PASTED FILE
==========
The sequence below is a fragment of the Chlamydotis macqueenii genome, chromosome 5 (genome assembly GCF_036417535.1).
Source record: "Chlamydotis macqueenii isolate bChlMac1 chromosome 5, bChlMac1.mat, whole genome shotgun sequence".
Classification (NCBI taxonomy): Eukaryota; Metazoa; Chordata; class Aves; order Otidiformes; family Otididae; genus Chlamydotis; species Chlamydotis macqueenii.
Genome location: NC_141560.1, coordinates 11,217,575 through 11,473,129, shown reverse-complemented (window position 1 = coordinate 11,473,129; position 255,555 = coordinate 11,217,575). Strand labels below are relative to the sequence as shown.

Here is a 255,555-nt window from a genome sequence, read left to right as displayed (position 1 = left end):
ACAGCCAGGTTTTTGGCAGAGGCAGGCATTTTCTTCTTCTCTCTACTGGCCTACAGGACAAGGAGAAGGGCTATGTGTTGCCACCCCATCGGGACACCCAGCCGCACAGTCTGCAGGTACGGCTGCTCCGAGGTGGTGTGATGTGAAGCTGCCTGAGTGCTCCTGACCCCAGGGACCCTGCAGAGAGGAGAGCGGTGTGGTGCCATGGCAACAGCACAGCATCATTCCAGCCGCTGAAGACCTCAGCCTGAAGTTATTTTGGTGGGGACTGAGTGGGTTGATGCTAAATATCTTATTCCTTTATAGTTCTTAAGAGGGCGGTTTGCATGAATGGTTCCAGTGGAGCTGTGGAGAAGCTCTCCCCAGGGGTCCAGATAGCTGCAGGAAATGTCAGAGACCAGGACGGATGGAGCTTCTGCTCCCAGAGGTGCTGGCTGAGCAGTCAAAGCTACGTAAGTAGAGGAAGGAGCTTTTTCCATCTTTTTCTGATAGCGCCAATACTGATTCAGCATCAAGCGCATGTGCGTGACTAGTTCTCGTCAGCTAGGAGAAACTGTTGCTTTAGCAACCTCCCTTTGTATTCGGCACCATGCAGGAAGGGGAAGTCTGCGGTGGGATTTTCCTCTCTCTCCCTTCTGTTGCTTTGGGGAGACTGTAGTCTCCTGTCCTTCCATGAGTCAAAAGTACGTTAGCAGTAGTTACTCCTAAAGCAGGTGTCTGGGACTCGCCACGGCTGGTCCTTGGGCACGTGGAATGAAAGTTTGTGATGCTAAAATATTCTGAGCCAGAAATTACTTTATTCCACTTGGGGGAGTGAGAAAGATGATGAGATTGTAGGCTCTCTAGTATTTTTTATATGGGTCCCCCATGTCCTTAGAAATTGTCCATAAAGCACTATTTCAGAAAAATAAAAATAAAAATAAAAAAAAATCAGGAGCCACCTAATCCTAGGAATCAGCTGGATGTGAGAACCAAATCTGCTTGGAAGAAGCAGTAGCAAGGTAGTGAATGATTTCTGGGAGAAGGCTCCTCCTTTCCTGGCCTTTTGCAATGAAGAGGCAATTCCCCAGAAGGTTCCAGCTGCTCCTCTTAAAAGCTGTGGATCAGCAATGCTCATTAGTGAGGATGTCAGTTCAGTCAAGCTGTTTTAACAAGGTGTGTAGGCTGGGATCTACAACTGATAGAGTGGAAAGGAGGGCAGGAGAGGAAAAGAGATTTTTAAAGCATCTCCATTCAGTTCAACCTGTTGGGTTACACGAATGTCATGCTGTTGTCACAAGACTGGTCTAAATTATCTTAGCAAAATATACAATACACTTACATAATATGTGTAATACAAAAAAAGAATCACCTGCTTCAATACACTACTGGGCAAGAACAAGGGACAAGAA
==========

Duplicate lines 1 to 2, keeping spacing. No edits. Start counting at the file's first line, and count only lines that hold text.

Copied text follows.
The sequence below is a fragment of the Chlamydotis macqueenii genome, chromosome 5 (genome assembly GCF_036417535.1).
Source record: "Chlamydotis macqueenii isolate bChlMac1 chromosome 5, bChlMac1.mat, whole genome shotgun sequence".